“Yeah, right.”  I felt God leave me, which still jolted me.  I tuned back into the conversation going on between Ned and Wind.  Predictably, they were arguing about God.  As I had had just about enough of God, I tuned them out and ate my eggs which were getting cold.  I gulped down my milk, then refilled my glass.  Suddenly, I had a craving for chocolate so I took two truffles out of the fridge and brought them into the living room.  Ned and Wind broke off their conversation to turn and stare at me.

“What?  I’m craving chocolate.  I am eating for two now, you know.”  That was going to be one of the only perks about this whole mess—I got to eat as much as I wanted.

“It’s not good for the baby,” Wind said, voicing her disapproval.  “Too much caffeine.”

“I hate to break it to you, Wind, but it doesn’t matter with this child.”  I patted my stomach as if there was something really there.  “God said I could smoke and drink as much as I wanted, so I presume that means I can eat as much chocolate as I want as well.  I better, or I’m going to be one big, bad bitch from now until this baby is born.”

“Did She really say that?”  Wind asked dubiously.

“Yes, I did,” God boomed down, this time audible to all of us.

“Will You quit that?”  I shrieked, my nerves on edge.  “I can’t take You dropping in like that!  Please!”

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Dogged Ma: Chapter three, part one

Chapter Three, Part One

“Girl, you better open up this door.”  Ned was pounding on my door, and he sounded upset.  How the hell did he get in my apartment building?  Some yahoo must have let him in.  All he’d have to do was smile and bat his eyelashes, and there wasn’t a single person—male or female—who could resist him.  It was the Saturday after God had made His little visit—if it was, indeed, Him—and I was in a funk.  I hadn’t answered any calls from my friends for the past three days, which was unlike me.

“Margaret!  We need to see if you’re still breathing.”  It was Wind, which meant she and Ned had talked about me.  Wind’s real name was Wendy Greenwood, but she preferred Wind in accordance with her favorite element of nature.  Well, she had a key.  She could use it if she really wanted.  Come to think of it, Ned had one as well, but it probably wasn’t on his key chain.  Wind had about a zillion keys on her key ring, so I bet mine was there, too.  I shook my head impatiently.  What the fuck was I doing ruminating about keys?  Even though it was one in the afternoon, I was still in bed.  I had managed to make it through the week at work, but I fell into bed the minute I came home last night and only got up to go to the bathroom and eat a bit.  Otherwise, I’d spent the last eighteen hours or so in bed.  I couldn’t stand what God had done to me, and I wasn’t handling it well at all.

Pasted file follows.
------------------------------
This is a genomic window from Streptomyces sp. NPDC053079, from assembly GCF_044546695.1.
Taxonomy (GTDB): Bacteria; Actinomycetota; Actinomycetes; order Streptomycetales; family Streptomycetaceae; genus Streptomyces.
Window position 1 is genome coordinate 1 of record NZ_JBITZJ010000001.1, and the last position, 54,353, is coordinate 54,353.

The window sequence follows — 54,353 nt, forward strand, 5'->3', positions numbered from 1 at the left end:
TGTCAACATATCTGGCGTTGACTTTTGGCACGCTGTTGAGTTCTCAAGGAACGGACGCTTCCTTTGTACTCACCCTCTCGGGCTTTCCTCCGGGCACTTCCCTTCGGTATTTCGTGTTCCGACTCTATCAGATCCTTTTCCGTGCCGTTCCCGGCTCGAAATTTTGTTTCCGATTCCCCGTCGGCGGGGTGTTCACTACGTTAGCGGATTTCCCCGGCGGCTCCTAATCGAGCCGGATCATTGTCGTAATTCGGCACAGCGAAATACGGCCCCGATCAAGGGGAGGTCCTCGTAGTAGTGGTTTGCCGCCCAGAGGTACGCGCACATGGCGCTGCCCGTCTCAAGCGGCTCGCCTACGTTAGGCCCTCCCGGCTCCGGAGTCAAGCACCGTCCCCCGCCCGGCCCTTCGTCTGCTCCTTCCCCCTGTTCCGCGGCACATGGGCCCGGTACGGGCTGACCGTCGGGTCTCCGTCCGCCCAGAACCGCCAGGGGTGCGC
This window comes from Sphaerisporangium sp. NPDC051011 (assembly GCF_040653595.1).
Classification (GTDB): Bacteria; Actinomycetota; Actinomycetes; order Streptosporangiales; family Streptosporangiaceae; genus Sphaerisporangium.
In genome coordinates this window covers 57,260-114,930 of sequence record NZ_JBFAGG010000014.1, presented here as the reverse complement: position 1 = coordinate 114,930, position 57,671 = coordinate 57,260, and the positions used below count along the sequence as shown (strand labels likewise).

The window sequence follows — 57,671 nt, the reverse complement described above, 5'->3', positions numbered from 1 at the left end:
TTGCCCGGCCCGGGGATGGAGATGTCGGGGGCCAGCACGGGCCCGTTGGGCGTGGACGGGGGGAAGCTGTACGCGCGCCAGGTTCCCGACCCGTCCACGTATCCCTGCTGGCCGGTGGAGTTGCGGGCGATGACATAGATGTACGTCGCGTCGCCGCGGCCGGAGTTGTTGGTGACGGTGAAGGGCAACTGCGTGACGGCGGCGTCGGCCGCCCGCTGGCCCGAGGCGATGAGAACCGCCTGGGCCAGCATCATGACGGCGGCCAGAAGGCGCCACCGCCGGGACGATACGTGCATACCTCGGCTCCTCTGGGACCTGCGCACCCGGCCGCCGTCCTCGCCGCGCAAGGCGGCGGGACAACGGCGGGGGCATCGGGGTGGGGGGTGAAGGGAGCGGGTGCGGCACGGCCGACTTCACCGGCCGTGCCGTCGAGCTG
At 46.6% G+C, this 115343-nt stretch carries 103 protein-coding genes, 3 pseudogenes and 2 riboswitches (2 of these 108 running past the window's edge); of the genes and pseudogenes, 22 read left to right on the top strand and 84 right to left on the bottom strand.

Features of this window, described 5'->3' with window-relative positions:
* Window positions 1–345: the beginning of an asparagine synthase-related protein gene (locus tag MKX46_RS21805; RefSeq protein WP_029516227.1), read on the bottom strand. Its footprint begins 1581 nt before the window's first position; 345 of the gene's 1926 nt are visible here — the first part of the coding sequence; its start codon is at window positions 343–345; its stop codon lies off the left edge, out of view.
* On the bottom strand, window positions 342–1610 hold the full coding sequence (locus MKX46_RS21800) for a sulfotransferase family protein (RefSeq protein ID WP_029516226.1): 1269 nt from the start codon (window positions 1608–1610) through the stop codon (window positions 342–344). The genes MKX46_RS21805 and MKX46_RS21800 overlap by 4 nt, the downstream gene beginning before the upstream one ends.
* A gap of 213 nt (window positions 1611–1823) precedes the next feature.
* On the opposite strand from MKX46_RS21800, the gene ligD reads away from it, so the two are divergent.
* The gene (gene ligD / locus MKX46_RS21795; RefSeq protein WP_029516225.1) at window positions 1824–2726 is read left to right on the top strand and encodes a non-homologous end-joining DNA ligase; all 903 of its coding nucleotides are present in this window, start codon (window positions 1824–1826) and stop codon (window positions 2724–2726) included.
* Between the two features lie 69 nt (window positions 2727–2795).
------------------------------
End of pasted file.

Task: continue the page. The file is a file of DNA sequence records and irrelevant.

“Girl, use your key.  I left my copy at home.  I didn’t think she wouldn’t let us in.”  That was my boy, using his head, damn him.  Sooner than I’d like, they were bursting into my bedroom.

“Margaret, what are you still doing in bed?  You’re ruining your biorhythms.”  That was Wind, coming out with something New-Agey.  She was six-feet tall in her stocking feet with a slimness stemming from being vegan.  Her flaming red hair and luminous green eyes were nicely set off by her delicate white skin.  She dressed in typical hippie fashion with tons of scarves and long, flowing skirts.  Despite her loopy appearance and somewhat eccentric beliefs, she was a dear friend.

“Girl, you need to get out of this apartment.”  Ned snapped his fingers, his dark eyes intense.  “You look as if you’ve been brooding, and you know how that goes to your head.”  Not for the first time, I wondered why Ned couldn’t be at least bi.  He was even taller than Wind, and I liked my men tall.  And buff.  And good enough to eat.  And Asian.

“What’s wrong, Margaret?”  Wind asked, her brow furrowed.  “Your aura is very dark right now.  But…I sense vigorous life inside of you.”  Her eyes widened.  “Are you pregnant?”  Did I mention she was a touch psychic?  “Oh, you are!  Who’s the father?”

“I don’t want to talk about it,” I said, turning away from them and burrowing under my blankets.  How could I tell them the truth without sounding like I was headed for the loony bin?  Granted, Wind was into all things Wiccan, and Ned was a devout Christian, but this was something out of the ordinary, even for them.  I still couldn’t believe it, so how could they?  Ned was Christian, but how would he react to me as the next Mother of God?  Wind didn’t even believe in God, so there’s no way she would understand.